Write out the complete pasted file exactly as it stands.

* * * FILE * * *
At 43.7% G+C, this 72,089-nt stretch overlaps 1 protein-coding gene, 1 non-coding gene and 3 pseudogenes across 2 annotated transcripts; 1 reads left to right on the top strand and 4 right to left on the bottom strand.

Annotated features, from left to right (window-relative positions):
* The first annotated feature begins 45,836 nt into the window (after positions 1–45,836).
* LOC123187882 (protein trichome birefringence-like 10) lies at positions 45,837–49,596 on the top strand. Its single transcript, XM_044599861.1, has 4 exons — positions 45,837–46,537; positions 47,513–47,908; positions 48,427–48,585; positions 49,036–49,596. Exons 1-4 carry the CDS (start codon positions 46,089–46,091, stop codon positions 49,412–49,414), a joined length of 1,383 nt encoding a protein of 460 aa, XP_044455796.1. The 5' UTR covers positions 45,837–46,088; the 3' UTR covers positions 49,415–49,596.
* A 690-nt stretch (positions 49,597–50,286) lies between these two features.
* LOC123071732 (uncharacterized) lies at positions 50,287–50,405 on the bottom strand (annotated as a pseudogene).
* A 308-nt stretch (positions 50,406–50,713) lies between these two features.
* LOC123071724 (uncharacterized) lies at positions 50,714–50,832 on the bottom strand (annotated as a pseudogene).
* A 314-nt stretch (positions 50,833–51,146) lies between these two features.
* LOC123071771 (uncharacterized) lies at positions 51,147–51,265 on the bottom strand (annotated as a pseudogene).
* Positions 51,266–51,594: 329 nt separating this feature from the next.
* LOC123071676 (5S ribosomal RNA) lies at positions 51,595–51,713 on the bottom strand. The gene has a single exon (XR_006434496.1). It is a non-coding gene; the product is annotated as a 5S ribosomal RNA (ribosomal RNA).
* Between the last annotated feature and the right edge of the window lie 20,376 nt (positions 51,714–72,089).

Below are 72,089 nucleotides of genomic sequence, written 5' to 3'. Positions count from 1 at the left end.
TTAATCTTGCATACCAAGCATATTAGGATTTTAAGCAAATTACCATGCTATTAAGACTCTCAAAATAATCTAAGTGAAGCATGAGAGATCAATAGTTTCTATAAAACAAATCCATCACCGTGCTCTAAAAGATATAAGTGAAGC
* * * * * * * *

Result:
At 43.7% G+C, this 72,089-nt stretch overlaps 1 protein-coding gene, 1 non-coding gene and 3 pseudogenes across 2 annotated transcripts; 1 reads left to right on the top strand and 4 right to left on the bottom strand.

Annotated features, from left to right (window-relative positions):
* The first annotated feature begins 45,836 nt into the window (after positions 1–45,836).
* LOC123187882 (protein trichome birefringence-like 10) lies at positions 45,837–49,596 on the top strand. Its single transcript, XM_044599861.1, has 4 exons — positions 45,837–46,537; positions 47,513–47,908; positions 48,427–48,585; positions 49,036–49,596. Exons 1-4 carry the CDS (start codon positions 46,089–46,091, stop codon positions 49,412–49,414), a joined length of 1,383 nt encoding a protein of 460 aa, XP_044455796.1. The 5' UTR covers positions 45,837–46,088; the 3' UTR covers positions 49,415–49,596.
* A 690-nt stretch (positions 49,597–50,286) lies between these two features.
* LOC123071732 (uncharacterized) lies at positions 50,287–50,405 on the bottom strand (annotated as a pseudogene).
* A 308-nt stretch (positions 50,406–50,713) lies between these two features.
* LOC123071724 (uncharacterized) lies at positions 50,714–50,832 on the bottom strand (annotated as a pseudogene).
* A 314-nt stretch (positions 50,833–51,146) lies between these two features.
* LOC123071771 (uncharacterized) lies at positions 51,147–51,265 on the bottom strand (annotated as a pseudogene).
* Positions 51,266–51,594: 329 nt separating this feature from the next.
* LOC123071676 (5S ribosomal RNA) lies at positions 51,595–51,713 on the bottom strand. The gene has a single exon (XR_006434496.1). It is a non-coding gene; the product is annotated as a 5S ribosomal RNA (ribosomal RNA).
* Between the last annotated feature and the right edge of the window lie 20,376 nt (positions 51,714–72,089).

Below are 72,089 nucleotides of genomic sequence, written 5' to 3'. Positions count from 1 at the left end.
TTAATCTTGCATACCAAGCATATTAGGATTTTAAGCAAATTACCATGCTATTAAGACTCTCAAAATAATCTAAGTGAAGCATGAGAGATCAATAGTTTCTATAAAACAAATCCATCACCGTGCTCTAAAAGATATAAGTGAAGC